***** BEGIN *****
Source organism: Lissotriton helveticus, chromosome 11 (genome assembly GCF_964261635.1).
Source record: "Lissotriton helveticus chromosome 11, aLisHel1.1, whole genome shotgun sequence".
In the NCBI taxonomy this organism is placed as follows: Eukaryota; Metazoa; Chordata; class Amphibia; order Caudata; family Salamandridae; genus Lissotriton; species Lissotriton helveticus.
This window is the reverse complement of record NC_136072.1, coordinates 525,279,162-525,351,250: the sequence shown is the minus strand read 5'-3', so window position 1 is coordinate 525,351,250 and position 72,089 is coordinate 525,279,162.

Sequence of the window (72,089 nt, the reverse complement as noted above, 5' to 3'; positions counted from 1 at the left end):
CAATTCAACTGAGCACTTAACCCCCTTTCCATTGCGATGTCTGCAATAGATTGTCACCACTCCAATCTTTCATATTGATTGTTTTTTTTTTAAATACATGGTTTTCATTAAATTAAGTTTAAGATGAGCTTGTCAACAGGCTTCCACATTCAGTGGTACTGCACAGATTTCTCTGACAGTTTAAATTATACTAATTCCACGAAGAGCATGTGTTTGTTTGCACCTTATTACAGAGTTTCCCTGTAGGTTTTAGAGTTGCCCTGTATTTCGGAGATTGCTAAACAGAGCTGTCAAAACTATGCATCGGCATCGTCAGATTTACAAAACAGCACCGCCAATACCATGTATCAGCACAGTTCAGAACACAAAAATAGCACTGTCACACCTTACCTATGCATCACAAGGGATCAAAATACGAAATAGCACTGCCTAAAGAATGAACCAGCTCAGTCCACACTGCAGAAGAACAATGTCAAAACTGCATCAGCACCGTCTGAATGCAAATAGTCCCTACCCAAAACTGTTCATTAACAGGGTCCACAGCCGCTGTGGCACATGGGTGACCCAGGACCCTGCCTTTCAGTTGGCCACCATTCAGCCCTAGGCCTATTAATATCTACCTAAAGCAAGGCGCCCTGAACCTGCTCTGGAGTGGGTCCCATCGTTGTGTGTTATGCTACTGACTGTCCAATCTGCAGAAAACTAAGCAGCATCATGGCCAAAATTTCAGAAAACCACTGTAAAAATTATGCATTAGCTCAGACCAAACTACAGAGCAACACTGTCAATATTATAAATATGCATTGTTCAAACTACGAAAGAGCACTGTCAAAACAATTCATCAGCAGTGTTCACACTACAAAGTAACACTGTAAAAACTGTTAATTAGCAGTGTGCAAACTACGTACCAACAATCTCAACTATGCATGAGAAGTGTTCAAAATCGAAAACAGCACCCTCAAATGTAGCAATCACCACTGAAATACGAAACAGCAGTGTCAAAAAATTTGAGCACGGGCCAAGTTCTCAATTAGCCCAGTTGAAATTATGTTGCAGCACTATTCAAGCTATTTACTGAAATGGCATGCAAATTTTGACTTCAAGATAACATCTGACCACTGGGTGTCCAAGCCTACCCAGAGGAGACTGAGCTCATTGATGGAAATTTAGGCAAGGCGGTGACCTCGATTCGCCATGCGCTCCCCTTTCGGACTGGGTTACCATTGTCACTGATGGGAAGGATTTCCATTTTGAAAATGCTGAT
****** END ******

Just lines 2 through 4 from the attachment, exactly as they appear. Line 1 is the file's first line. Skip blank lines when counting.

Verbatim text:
Source record: "Lissotriton helveticus chromosome 11, aLisHel1.1, whole genome shotgun sequence".
In the NCBI taxonomy this organism is placed as follows: Eukaryota; Metazoa; Chordata; class Amphibia; order Caudata; family Salamandridae; genus Lissotriton; species Lissotriton helveticus.
This window is the reverse complement of record NC_136072.1, coordinates 525,279,162-525,351,250: the sequence shown is the minus strand read 5'-3', so window position 1 is coordinate 525,351,250 and position 72,089 is coordinate 525,279,162.